Keeping Up with Moore’s Law

Keeping Up with Moore’s Law

Brian Taylor, Au.D.

Since the beginning of the digital hearing aid era more than 25 years ago, audiologists have witnessed remarkable progress in signal processing capability. Driven mainly by Moore’s law, a doubling of computer capacity every 12 to 18 months, hearing aid manufacturers launch a new platform at about the same pace as this decree would suggest: Every year and a half to two years, most manufacturers bring a more powerful chip to market with an array of new features and enhancements to old ones.

This incremental progress results in better sound quality, improvements in signal to noise ratio calculations and devices that are more cosmetically appealing – traits that expand hearing aid candidacy and improve wearer outcomes.

Today, this incremental progress is so common that we often take it for granted. But when you stop and think about it, a hearing device acquired in 2022 is much more sophisticated than one purchased in 1997. Not only do today’s hearing aids come in a range of stylish form factors, most have direct streaming capability and several features that automatically know the difference between quiet and noisy listening places.

Despite all this innovation, there are still limitations to how much any manufacturer can do with any new platform. That is, hearing aid manufacturers must make some tough choices about how their hearing aid can process sounds and what features are operating under the hood. Figure 1 represents the three broad, interconnected categories in which manufacturers develop and commercialize new features.

Let’s examine these three categories in more detail. First, core signal processing refers to the features in hearing aids that restore audibility of sound, improve the signal to noise ratio and listening comfort. Features involving gain, output and compression that are always working behind the scenes to shape and amplify sounds fall into this category. Core signal processing is the workhorse of the hearing aid. It is always operating, shaping sound into the wearer’s individual residual dynamic range.

Second, we have wireless connectivity. This is the technology used to wirelessly transmit sound directly into the hearing aid. Wireless connectivity is also used by a pair of hearing aids to communicate with each other. There are several different possible wireless transmissions within modern hearing aids, including telecoils, FM and Bluetooth. Transmission of signals via 2.4 GHz radio, the most common of which is Bluetooth, comprises much of this category. In addition, near-field magnetic induction can be used for audio transfer between hearing aids, which is an integral part of bilateral beamforming. Wireless connectivity benefits wearers by improving the signal to noise ratio of the listening situation and enables for easier use of smartphones and other listening devices.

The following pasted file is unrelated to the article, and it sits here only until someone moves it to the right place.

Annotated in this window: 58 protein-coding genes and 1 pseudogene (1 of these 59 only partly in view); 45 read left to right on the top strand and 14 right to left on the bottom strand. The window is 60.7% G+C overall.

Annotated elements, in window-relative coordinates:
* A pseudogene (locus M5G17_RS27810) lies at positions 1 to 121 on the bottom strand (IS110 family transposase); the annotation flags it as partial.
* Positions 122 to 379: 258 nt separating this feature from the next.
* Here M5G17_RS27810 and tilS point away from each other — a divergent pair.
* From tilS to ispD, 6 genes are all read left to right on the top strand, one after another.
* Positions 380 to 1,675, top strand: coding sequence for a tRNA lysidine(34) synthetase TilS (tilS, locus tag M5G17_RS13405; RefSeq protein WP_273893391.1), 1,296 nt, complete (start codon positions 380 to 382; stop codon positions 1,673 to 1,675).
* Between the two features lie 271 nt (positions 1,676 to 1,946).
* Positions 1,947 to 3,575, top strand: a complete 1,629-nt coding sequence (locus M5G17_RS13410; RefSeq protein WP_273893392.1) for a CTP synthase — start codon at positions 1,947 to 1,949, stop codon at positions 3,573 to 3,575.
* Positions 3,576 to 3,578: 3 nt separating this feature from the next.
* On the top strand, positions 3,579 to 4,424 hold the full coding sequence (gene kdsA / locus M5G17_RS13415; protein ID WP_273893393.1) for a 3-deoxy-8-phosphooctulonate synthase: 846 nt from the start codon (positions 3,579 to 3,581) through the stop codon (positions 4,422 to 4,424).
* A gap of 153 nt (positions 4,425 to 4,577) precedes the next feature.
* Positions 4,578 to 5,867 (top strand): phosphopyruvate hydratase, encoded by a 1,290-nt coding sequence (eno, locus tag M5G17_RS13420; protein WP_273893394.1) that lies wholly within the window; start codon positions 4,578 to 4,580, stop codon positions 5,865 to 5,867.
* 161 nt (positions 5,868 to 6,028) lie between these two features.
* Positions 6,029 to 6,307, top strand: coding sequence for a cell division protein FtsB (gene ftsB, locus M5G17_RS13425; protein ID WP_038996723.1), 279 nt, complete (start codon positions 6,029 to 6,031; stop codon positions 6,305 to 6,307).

Third, the category that has emerged most recently is personalization. The wearer’s ability to fine-tune their device using data from similar fittings or interact virtually with their hearing care professional comprises the personalization category. Many of the most recent innovations in hearing aids, involving machine learning, can be placed in this category. Some experts believe these machine learning insights, once they become more user friendly, will enable the rise of selffitting hearing aids.

This issue of Audiology Practices is devoted to recent developments from our hearing aid manufacturing partners. Each of the six leading hearing aid manufacturers was asked to contribute an article on a signature feature within their current product line. We were lucky enough to hear from five of them. Looking back at Figure 1, note how each manufacturer devotes considerable resources to one of the three categories, striving to bring meaningful, purpose-driven features to persons with hearing loss. As this issue demonstrates, it’s good to know we have innovative partners in industry. ■